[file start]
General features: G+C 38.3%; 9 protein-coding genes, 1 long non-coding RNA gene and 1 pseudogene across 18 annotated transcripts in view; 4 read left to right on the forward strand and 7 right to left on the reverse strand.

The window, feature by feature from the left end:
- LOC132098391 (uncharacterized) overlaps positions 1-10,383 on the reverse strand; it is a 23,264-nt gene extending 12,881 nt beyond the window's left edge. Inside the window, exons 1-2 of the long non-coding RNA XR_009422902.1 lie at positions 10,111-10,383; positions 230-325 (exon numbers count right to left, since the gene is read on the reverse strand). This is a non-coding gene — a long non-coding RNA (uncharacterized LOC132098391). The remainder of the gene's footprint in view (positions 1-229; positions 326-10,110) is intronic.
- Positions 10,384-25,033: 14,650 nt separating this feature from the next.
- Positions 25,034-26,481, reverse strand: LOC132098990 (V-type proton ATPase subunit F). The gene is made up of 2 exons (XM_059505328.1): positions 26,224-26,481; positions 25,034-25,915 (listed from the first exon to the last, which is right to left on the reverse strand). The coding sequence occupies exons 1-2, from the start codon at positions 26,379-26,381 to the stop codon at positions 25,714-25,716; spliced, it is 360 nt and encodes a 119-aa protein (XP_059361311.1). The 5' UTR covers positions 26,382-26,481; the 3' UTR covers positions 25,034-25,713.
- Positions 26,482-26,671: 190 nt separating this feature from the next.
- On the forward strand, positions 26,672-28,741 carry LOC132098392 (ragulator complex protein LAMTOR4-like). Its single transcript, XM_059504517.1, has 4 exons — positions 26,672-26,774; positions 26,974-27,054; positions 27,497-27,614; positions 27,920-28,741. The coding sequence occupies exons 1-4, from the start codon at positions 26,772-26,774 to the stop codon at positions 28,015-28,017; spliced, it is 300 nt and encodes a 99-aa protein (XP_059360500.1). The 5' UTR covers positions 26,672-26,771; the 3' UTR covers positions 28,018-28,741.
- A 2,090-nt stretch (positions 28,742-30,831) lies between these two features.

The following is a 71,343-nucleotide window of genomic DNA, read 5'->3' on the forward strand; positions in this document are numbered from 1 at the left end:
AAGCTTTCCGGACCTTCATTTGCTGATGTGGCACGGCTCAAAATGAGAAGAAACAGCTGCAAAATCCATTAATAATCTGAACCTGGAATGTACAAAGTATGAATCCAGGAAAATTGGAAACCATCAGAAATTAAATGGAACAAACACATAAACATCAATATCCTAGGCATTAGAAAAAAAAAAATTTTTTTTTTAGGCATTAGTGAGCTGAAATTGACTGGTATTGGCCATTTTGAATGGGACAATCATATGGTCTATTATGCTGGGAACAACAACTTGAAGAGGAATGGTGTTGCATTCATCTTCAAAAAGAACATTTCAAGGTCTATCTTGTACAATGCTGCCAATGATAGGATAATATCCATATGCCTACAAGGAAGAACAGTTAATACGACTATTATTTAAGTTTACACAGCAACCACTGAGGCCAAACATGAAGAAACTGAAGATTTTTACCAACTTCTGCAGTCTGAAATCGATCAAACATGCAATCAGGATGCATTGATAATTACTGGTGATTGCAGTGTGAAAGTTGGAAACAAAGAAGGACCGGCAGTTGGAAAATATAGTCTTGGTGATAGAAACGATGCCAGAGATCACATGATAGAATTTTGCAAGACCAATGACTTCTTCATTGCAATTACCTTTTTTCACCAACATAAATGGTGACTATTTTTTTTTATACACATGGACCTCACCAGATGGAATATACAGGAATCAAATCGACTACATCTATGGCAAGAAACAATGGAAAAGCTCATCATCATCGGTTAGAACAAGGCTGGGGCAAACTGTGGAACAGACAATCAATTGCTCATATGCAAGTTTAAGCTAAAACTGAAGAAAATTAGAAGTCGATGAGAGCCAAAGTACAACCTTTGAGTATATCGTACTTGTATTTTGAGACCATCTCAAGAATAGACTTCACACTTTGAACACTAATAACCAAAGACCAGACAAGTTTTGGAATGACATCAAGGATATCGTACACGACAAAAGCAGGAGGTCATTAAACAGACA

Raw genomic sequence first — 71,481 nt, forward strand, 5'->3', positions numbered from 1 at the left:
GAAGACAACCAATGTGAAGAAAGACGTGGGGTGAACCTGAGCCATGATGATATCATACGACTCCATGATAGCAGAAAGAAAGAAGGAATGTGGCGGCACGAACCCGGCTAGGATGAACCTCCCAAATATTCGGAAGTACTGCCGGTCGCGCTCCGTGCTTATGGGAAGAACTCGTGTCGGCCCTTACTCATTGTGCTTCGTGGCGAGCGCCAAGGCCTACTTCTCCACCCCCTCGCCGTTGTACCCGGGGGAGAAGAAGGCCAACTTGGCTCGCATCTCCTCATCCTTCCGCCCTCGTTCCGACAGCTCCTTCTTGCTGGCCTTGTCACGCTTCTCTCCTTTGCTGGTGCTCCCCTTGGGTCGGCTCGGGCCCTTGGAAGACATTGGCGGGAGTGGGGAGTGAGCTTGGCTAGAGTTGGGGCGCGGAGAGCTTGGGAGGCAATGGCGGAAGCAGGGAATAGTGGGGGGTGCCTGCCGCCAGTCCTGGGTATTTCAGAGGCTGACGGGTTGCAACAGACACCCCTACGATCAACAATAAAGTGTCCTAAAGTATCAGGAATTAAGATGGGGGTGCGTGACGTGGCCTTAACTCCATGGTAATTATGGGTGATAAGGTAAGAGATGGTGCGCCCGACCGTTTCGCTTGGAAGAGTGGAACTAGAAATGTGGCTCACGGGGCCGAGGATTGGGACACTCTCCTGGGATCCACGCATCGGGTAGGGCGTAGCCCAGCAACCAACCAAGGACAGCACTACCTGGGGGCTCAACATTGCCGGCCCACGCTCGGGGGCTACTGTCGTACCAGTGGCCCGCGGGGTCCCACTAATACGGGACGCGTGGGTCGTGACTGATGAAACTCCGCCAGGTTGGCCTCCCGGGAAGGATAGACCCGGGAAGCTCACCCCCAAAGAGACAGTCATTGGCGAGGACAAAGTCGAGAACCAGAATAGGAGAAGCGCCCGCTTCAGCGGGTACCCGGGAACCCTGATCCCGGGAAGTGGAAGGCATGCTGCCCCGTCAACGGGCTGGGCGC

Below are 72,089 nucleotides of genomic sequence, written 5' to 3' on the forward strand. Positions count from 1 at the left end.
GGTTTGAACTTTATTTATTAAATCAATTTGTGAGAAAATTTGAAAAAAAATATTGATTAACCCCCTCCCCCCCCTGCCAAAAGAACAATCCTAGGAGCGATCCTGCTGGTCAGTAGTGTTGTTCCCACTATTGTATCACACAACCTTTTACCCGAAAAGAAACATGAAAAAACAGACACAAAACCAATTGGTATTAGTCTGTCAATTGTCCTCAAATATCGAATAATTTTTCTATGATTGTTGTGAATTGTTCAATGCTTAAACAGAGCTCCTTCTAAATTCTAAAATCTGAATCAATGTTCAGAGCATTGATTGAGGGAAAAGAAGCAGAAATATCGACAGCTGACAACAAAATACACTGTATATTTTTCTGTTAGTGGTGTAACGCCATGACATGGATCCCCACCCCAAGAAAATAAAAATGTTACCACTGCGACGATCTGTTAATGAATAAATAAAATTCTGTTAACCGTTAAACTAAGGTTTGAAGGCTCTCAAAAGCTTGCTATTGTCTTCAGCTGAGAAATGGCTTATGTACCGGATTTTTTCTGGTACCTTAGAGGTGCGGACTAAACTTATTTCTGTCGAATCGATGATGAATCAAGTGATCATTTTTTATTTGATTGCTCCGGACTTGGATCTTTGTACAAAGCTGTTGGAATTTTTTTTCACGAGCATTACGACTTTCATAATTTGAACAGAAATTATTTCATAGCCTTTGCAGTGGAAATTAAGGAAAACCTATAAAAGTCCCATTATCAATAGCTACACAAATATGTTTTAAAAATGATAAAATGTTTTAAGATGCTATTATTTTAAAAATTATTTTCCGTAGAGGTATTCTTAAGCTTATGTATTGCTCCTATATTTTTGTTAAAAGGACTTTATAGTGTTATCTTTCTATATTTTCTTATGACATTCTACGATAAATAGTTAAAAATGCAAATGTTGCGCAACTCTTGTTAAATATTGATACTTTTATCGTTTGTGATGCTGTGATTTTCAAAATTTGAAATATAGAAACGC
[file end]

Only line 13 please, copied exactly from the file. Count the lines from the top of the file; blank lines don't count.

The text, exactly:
Below are 72,089 nucleotides of genomic sequence, written 5' to 3' on the forward strand. Positions count from 1 at the left end.